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Creating Better Animation Reference Using High Speed Video

While there are some great sources for reference on the web, it’s seldom exactly what’s needed and often fails to correspond to the specific needs of a shot or sequence. It’s better to create one’s own reference if at all possible. We want to teach students to be keen observers, to see accurately and be able to analyze of weight, force, acceleration, etc.. In this post I demonstrate the use of low cost, high-speed video for creating better animation reference.

Generating and using the best reference sources is essential for creating great animation performance.  Good reference is also extremely useful for training students in the critical analysis of basic animation principles as well as advanced human, animal and creature locomotion.

While there are some great sources for reference on the web, it’s seldom exactly what’s needed and often fails to correspond to the specific needs of a shot or sequence.  It’s better to create one’s own reference if at all possible.  This is generally done using a digital video camera or still camera with video capability recording at 30 frames per second.  Low cost cameras these days are often capable of 720p quality or even full HD. But resolution isn’t everything.

We want to teach students to be keen observers, to see accurately and be able to analyze weight, force, acceleration, slow-in and out, direction, overlapping and secondary action etc. from the very beginning of their studies.  30 fps video can do this quite well but there is a much better way to get inexpensive, high quality reference footage that can be used in training and production.

During the past year I have been using a couple of still cameras that will record both 720p and high-speed video in the 210 – 1000 fps range (but at lower resolutions).  As far as I know Casio is the only popular digital camera company that offers high-speed options at consumer level prices.  What makes the option of using them so useful is their ease of use and their low cost.

I started out with the Casio Exilim EX FH-20, a 9.1 megapixel camera with a 9X optical range available this year in the $375-$400 range.  I used this camera to generate reference for a wide range of training applications starting with those best suited to basic animation principles.  I set up a small photo shooting space of about 3ft. sq. using a couple of 500 watt flood lights and set out to record different types of basic motions at 210 fps (480 x 360 pixels) and 420 fps (224 x 168 pixels) such as bouncing balls of different types, interactions of objects of varying weights, small boxes with antennas to demonstrate overlapping action etc.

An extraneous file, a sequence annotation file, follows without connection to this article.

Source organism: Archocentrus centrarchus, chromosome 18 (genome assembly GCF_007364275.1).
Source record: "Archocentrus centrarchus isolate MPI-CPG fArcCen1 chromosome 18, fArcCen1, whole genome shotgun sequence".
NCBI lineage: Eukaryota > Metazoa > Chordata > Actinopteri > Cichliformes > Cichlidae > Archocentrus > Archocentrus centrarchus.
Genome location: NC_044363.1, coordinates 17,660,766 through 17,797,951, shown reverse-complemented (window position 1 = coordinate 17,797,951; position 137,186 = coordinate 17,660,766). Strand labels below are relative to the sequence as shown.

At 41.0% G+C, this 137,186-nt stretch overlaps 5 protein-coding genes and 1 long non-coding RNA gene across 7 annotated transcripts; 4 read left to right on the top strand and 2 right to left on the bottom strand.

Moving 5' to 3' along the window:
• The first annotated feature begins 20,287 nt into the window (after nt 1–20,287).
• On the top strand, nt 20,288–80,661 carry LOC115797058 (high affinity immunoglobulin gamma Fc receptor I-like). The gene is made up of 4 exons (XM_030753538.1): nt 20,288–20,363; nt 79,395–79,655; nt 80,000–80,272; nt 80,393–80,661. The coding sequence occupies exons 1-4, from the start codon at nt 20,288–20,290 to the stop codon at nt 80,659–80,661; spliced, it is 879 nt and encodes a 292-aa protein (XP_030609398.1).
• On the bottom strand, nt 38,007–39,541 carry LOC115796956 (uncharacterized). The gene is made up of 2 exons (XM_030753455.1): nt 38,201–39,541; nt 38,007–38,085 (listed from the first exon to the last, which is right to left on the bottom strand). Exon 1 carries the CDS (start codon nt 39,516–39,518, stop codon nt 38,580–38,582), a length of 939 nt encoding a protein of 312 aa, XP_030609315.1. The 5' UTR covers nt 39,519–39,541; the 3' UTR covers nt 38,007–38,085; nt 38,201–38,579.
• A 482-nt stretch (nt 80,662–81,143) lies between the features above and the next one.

I used “green screen” or black paper backgrounds depending on the situation and in some cases included a “yardstick” so that I could make accurate measurements of the heights of bouncing balls of different masses and materials. The 210 fps is great for most applications and the resolution good enough for motion analysis of human and animal movement. At the end of this post you will find a link to some examples.

 In addition, I also experimented in a larger film studio space so that I could observe a wider range of motion and even outside in sunlight to see how the camera would work to record phenomena such as bursting balloons.  I also shot a range of human actions that can be very useful in training including runners, jumpers, Tai Chi, baseball actions, a professional golfer etc. These are small cameras that travel well and are quick to use when you come across interesting action and events.  It was also excellent for recording complex animal and bird locomotion and actions, firework bursts, gestures, walks, runs, jumps and all manner of physical phenomena.

As technology evolves rapidly, the cost of cameras with this capability has dropped dramatically. I recently purchased a pocket version – the CASIO Exilim EX FC-100. It has very similar specifications (9.1 megapixel, 210 – 1000 fps but just 5x optical) – cost? Under $110 Canadian!!  These cameras also have other excellent features including the ability to shoot 30 (FC-100)  or 40 (FH-20) frames continuously and to trigger shots when an object moves in or out of the frame.

With this kind of capability so readily available and at such a low cost, I am totally amazed that it’s not in the tool bag of every teacher, student and animator or vfx professional.

Of course you can find excellent examples of the use of these cameras on YouTube if you want to see them in action.  Better yet  - get one yourself and integrate it into your training environment and professional practice.   Creating and sharing reference samples in slow motion would be an excellent way to build resources to support both teaching in core competencies and all manner of applied training applications and professional projects.

I have posted a few examples shot with the Elixim EX FC-20 on Youtube.  You can find them at:

http://www.youtube.com/watch?v=jnohRrvQFBU

http://www.youtube.com/watch?v=-dQ2hxICnGA

http://www.youtube.com/watch?v=eKDbnLxwKy8 and

http://www.youtube.com/watch?v=SY_pYbTdo3s 

or just go to Youtube and enter imaginacorporation in the search field.

At CES 2011 Casio has updated their line with the Exilim EX-ZR100 - a 10 megapixel version that records 1080p at 30fps as well as the same specs for high speed as the previous models.

Also at CES FujiPix announced the F550 EXR camera claiming full 1080p, 16 megapixels, 15x Wide angle lens and high speed specs of 80fps at 640 x 480, 160 fps at 320 x240 and 320 fps at 320fps at 320 x112.

Give this technique a try and let's share the results!

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